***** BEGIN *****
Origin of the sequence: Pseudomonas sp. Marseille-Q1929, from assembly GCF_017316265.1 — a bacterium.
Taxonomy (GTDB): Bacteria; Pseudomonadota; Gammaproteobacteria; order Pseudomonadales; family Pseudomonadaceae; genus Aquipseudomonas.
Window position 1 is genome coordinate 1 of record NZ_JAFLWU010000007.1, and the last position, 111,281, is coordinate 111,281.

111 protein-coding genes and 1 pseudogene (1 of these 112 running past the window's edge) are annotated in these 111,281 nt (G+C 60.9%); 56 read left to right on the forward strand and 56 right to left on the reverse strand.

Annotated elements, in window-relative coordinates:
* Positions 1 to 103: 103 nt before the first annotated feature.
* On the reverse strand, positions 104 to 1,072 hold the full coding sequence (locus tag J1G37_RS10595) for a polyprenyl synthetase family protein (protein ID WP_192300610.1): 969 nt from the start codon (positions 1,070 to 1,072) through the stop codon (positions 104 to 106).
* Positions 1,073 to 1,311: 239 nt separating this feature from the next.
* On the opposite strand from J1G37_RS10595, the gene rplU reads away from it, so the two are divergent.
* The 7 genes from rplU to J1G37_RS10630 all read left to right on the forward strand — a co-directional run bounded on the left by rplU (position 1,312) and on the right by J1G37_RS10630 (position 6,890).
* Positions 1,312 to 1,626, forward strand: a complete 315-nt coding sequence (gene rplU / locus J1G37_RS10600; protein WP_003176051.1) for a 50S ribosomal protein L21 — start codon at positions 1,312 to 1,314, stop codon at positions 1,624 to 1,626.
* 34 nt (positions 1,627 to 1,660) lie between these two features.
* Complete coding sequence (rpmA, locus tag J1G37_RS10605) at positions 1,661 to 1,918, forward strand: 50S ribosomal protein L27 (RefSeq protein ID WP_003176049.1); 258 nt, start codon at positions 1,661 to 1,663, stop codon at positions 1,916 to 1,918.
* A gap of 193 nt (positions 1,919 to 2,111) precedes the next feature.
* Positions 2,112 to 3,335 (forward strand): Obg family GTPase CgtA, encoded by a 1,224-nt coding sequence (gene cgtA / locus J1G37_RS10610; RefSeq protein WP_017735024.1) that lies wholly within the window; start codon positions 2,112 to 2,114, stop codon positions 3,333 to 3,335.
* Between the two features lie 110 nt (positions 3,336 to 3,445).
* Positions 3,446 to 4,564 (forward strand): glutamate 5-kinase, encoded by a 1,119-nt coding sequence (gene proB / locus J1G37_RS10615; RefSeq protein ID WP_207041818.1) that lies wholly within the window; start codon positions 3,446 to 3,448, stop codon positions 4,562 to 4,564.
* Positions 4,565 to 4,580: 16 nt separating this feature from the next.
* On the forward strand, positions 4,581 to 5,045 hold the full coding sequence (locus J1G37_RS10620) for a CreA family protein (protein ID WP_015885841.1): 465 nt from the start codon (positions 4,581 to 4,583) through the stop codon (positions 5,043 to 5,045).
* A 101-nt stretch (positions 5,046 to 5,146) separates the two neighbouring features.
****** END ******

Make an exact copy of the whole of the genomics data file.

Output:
Origin of the sequence: Pseudomonas sp. Marseille-Q1929, from assembly GCF_017316265.1 — a bacterium.
Taxonomy (GTDB): Bacteria; Pseudomonadota; Gammaproteobacteria; order Pseudomonadales; family Pseudomonadaceae; genus Aquipseudomonas.
Window position 1 is genome coordinate 1 of record NZ_JAFLWU010000007.1, and the last position, 111,281, is coordinate 111,281.

111 protein-coding genes and 1 pseudogene (1 of these 112 running past the window's edge) are annotated in these 111,281 nt (G+C 60.9%); 56 read left to right on the forward strand and 56 right to left on the reverse strand.

Annotated elements, in window-relative coordinates:
* Positions 1 to 103: 103 nt before the first annotated feature.
* On the reverse strand, positions 104 to 1,072 hold the full coding sequence (locus tag J1G37_RS10595) for a polyprenyl synthetase family protein (protein ID WP_192300610.1): 969 nt from the start codon (positions 1,070 to 1,072) through the stop codon (positions 104 to 106).
* Positions 1,073 to 1,311: 239 nt separating this feature from the next.
* On the opposite strand from J1G37_RS10595, the gene rplU reads away from it, so the two are divergent.
* The 7 genes from rplU to J1G37_RS10630 all read left to right on the forward strand — a co-directional run bounded on the left by rplU (position 1,312) and on the right by J1G37_RS10630 (position 6,890).
* Positions 1,312 to 1,626, forward strand: a complete 315-nt coding sequence (gene rplU / locus J1G37_RS10600; protein WP_003176051.1) for a 50S ribosomal protein L21 — start codon at positions 1,312 to 1,314, stop codon at positions 1,624 to 1,626.
* 34 nt (positions 1,627 to 1,660) lie between these two features.
* Complete coding sequence (rpmA, locus tag J1G37_RS10605) at positions 1,661 to 1,918, forward strand: 50S ribosomal protein L27 (RefSeq protein ID WP_003176049.1); 258 nt, start codon at positions 1,661 to 1,663, stop codon at positions 1,916 to 1,918.
* A gap of 193 nt (positions 1,919 to 2,111) precedes the next feature.
* Positions 2,112 to 3,335 (forward strand): Obg family GTPase CgtA, encoded by a 1,224-nt coding sequence (gene cgtA / locus J1G37_RS10610; RefSeq protein WP_017735024.1) that lies wholly within the window; start codon positions 2,112 to 2,114, stop codon positions 3,333 to 3,335.
* Between the two features lie 110 nt (positions 3,336 to 3,445).
* Positions 3,446 to 4,564 (forward strand): glutamate 5-kinase, encoded by a 1,119-nt coding sequence (gene proB / locus J1G37_RS10615; RefSeq protein ID WP_207041818.1) that lies wholly within the window; start codon positions 3,446 to 3,448, stop codon positions 4,562 to 4,564.
* Positions 4,565 to 4,580: 16 nt separating this feature from the next.
* On the forward strand, positions 4,581 to 5,045 hold the full coding sequence (locus J1G37_RS10620) for a CreA family protein (protein ID WP_015885841.1): 465 nt from the start codon (positions 4,581 to 4,583) through the stop codon (positions 5,043 to 5,045).
* A 101-nt stretch (positions 5,046 to 5,146) separates the two neighbouring features.